Around 75 mourners paid their respects on Sunday for Yukon workers hurt or killed on the job last year.
In 2012 the Yukon Workers’ Compensation board had 1,049 accepted claims from injured workers in the territory. One worker – helicopter pilot Paul Rosset – was killed.
Rosset died when his helicopter went down near Carcross in July. Rosset was flying two Environment Yukon employees into the Southern Lakes region to gather data on grizzly bears.
Their chopper went down on Nares Mountain. Environment Yukon’s John Postma was paralyzed in the crash and another passenger sustained minor injuries. An investigation by the Transportation Safety Board is still ongoing.
In 2011 there were four workers killed on the job and 1,102 hurt. The previous year saw three killed and 1,076 hurt, and things don’t seem to be improving.
While Rosset was the only worker killed last year, the number of workers injured has remained around 1,000 for the past 10 years.
Vikki Quocksister, president of the Yukon Federation of Labour, said part of the problem is the Yukon’s increasingly younger workforce.
“I think we have an influx of young workers. What it’s going to be is just getting the information out there and getting some training done. Our focus in the future is to try to keep people safe. Through the Canada Labour Congress, we have health and safety courses. That’s something we’re going to be moving forward with in the near future,” said Quocksister.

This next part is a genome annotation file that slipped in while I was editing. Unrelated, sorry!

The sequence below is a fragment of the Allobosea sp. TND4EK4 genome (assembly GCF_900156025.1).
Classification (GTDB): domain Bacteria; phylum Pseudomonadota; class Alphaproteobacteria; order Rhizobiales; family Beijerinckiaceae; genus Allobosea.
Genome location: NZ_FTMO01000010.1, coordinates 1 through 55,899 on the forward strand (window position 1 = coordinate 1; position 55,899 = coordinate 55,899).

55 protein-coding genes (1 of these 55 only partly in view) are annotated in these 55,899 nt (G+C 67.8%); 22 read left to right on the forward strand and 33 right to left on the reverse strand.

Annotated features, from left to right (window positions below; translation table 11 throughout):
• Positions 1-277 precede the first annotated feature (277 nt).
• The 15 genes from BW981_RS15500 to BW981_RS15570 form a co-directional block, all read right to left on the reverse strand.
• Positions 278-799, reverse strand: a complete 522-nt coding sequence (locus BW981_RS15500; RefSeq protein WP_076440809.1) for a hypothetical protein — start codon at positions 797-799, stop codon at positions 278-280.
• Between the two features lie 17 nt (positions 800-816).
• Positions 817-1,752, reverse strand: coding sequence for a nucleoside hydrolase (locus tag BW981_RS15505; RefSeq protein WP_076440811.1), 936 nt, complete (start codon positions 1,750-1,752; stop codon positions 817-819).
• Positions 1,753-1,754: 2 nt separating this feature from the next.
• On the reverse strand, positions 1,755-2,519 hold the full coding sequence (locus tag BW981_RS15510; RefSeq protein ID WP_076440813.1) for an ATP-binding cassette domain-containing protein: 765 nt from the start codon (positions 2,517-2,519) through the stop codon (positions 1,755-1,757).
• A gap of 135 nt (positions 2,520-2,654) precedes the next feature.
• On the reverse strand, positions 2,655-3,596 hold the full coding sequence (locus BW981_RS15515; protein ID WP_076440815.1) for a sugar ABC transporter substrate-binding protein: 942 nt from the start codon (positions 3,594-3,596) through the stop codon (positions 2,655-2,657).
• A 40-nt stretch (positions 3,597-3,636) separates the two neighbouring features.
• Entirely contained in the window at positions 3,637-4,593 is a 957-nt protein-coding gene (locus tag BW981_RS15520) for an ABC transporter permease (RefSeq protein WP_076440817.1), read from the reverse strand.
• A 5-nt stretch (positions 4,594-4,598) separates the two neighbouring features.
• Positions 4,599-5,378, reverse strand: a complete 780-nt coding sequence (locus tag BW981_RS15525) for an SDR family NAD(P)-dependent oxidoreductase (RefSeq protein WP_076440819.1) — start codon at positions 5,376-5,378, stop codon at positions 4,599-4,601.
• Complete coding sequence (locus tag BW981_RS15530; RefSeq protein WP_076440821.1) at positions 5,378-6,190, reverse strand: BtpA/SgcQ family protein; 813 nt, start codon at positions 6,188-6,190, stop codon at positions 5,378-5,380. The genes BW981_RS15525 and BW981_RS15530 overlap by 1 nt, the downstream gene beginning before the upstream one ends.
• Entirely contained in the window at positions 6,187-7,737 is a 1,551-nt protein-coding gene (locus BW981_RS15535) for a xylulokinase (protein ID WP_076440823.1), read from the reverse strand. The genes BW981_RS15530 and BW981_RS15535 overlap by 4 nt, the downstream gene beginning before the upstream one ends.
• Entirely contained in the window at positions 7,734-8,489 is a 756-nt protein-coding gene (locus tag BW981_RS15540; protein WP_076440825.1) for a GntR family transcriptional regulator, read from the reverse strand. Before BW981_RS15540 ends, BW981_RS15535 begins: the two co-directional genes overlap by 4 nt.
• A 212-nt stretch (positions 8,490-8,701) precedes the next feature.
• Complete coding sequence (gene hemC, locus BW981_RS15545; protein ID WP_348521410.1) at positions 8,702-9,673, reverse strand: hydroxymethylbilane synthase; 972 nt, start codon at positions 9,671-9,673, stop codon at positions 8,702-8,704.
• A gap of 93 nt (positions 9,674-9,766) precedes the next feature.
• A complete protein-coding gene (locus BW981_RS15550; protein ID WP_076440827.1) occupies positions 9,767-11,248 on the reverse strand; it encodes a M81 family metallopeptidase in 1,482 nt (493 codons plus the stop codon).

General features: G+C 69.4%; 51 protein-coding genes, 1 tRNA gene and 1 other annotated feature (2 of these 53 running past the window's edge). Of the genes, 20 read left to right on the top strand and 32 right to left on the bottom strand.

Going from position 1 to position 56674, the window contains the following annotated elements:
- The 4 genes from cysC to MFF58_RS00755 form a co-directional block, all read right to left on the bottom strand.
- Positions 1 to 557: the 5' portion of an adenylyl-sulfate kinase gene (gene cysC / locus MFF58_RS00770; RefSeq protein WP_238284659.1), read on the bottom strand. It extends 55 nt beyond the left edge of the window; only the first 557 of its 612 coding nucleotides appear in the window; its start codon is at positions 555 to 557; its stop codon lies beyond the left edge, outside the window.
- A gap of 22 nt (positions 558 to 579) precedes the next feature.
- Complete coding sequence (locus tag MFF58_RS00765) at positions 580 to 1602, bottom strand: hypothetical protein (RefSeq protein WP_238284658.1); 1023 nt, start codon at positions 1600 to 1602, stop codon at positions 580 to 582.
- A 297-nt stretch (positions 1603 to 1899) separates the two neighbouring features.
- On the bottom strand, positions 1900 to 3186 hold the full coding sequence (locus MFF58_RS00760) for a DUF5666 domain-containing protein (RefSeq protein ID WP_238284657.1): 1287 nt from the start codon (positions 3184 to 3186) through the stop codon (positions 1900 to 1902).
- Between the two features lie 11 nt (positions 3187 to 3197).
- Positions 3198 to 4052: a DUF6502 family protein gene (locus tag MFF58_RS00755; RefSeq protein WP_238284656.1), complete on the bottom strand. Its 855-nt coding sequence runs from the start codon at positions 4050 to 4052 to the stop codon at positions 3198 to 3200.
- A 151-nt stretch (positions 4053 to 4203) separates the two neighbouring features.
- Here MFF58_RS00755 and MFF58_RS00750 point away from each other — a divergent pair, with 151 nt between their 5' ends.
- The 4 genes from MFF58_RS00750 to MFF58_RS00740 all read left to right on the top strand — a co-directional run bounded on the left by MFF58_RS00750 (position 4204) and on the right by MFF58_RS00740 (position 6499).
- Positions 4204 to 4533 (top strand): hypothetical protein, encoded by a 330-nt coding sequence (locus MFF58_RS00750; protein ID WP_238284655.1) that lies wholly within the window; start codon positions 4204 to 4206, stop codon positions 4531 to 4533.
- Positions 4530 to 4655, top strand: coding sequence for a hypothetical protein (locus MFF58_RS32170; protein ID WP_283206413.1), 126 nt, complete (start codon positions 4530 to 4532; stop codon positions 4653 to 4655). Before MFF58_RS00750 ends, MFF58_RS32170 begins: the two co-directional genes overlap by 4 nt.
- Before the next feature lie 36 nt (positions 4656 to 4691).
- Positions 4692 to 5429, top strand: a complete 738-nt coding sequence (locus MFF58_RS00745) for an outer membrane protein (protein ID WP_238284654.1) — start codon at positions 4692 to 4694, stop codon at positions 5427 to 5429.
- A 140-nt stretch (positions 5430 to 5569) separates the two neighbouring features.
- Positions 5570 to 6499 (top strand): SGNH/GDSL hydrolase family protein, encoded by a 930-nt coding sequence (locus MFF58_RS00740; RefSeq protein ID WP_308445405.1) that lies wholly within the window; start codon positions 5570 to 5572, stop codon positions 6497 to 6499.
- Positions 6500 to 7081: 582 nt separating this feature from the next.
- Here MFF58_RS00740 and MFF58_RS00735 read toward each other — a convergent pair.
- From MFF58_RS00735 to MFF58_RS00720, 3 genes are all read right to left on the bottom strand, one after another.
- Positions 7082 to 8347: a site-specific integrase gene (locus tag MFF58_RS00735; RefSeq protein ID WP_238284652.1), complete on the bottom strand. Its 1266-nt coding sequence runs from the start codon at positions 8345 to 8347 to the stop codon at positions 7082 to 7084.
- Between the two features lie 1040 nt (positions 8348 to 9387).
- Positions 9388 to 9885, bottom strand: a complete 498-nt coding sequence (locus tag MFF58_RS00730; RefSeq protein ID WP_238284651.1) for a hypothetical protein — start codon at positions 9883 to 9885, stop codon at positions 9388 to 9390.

The job market is also changing, Quocksister said. There are more industry and transportation jobs, which are often more dangerous.
“Jobs are changing,” she said. “We’ve got more trucks on the roads than we did 50 years ago. Mining is coming back, and people live faster. We’re in more of a hurry these days. It comes down to awareness,” she said.
“The question people always have to ask is how many are acceptable,” said Richard Mostyn, the spokesman for Yukon Workers’ Compensation, Health and Safety Board.
“The answer is none. You can’t say, ‘Well, we’re ready to accept, say, 700 claims.’ We want to get to as few as possible. Zero would be tolerable,” Mostyn said.
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